In addition to these programs, the opportunities to learn various independent skills are presented. Some of these practical skills include learning how to cook, money management, learning different crafts, computer education, etc. Also, a traumatic brain injury rehabilitation center may include workshops on résumé building, employment training and helping with job placement.


Often when a traumatized individual enters into a traumatic brain injury rehabilitation facility, the outcomes are remarkable. These encouraging results are not only seen in the learning and relearning of independent coping and work-related skills, but through a growth in their confidence level.

Generally, when an individual begins their treatment program, they are very unsure of themselves, traumatized not only physically but emotionally and exhibit a very low self-esteem. This low self-esteem is based on their perception that they are less of an individual because of their brain injury.

Through interaction with others and under the caring supervision of the staff at a traumatic brain injury rehabilitation center, these traumatized individuals grow in confidence through the rehabilitation process. This growth is seen as they build on their successes and once again realize that they are contributing and independent members of society.


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About Vocational Rehabilitation Services

The Purpose of Vocational Rehabilitation Services

For those with disabilities, vocational rehabilitation services help them to work. Vocational rehabilitation services are typically run by the state or a federal organization. They help disabled individuals by giving them access to multiple services including vocational counseling, training and job placement.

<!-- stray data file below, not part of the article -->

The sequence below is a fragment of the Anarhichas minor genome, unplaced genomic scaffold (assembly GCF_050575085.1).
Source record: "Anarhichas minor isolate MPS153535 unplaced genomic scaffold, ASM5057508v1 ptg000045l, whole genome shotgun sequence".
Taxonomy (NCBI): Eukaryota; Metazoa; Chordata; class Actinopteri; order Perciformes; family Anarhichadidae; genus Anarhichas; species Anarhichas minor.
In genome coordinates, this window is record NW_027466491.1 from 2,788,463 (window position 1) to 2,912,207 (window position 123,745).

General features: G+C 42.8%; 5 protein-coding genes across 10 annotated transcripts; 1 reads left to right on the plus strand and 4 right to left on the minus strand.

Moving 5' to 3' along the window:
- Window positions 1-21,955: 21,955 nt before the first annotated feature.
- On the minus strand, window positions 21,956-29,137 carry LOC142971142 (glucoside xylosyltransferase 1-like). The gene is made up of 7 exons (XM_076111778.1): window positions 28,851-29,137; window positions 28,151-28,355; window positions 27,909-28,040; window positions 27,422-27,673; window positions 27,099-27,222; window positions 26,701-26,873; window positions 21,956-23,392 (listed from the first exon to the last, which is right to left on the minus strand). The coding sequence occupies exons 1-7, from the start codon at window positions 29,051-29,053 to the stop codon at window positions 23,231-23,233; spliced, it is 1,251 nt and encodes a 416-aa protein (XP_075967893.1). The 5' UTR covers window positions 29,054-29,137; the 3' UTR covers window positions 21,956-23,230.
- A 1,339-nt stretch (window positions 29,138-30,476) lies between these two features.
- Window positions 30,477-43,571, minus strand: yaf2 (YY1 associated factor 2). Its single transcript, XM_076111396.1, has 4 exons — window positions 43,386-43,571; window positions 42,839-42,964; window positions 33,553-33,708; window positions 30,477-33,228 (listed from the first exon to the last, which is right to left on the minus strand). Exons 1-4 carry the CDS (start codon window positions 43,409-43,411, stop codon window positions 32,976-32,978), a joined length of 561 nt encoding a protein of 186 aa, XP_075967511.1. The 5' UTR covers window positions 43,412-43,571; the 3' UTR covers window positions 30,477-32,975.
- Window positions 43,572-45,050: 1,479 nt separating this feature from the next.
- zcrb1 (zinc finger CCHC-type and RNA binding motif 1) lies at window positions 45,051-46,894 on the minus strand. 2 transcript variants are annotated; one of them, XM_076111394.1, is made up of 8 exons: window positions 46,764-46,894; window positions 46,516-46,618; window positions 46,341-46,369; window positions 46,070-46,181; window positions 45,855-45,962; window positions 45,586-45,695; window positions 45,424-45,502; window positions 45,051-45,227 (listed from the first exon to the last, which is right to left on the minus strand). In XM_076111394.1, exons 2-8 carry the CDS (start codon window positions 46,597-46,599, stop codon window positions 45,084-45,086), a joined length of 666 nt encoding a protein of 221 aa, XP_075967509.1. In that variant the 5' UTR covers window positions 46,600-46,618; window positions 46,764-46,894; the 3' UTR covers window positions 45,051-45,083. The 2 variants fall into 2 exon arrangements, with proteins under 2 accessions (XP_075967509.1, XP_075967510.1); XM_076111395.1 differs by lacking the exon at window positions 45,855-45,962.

How the Process Works

Disabled individuals who want to work need to go to the vocational rehabilitation services that are in their state. The individual must then submit an application and meet with a vocational rehabilitation counselor to determine if they are eligible for the services and to work. The counselor’s decision on whether or not the disability interferes with work is considered along with the individual’s medical documentation.

How Vocational Rehabilitation Services Works

Typically, a state will have several regional offices for vocational rehabilitation services. All of these locations will have teams of experts who know the local job marketplace and any available community support services. This way those with disabilities who request vocational rehabilitation services will be able to get aid based on their specific needs.

Before any vocational rehabilitation services are started for an individual, a counselor will agree upon an Individual Employment Plan or IEP with the individual. This plan will help the disabled individual by being a map towards employment and eventual independence.

Who Needs Vocational Rehabilitation Services

Vocational rehabilitation services are a good idea for anyone who needs assistance when returning to work after a serious injury. A person’s individual strengths and weaknesses are assessed by highly trained professionals to help them get back into the work place and achieve success.

Typically, vocational rehabilitation services are used by those who have had brain injuries or a stroke. Vocational rehabilitation services will work with these individuals to give them an individualized plan that will help them to get a job. Some of the service that is often used includes speech therapy, augmentative communication devices, re-training, job coaching and supportive employment.

While the goal with these services is always employment, the staff understands that everyone is different. Therefore, the staff always works by local community job and industry standards to place disabled individuals in all areas of the job field whether it is entry level, management or a professional career.

However, the staff doesn’t just work with the disabled. They also work with employers by giving them technical assistance, accessibility issues and other needs to help the employer work with disabled employees. Since the staffs are highly knowledgeable of the community, they are very adept at matching the right individual with the proper job opening. Once a disabled person can work again they are on their way towards gaining independence.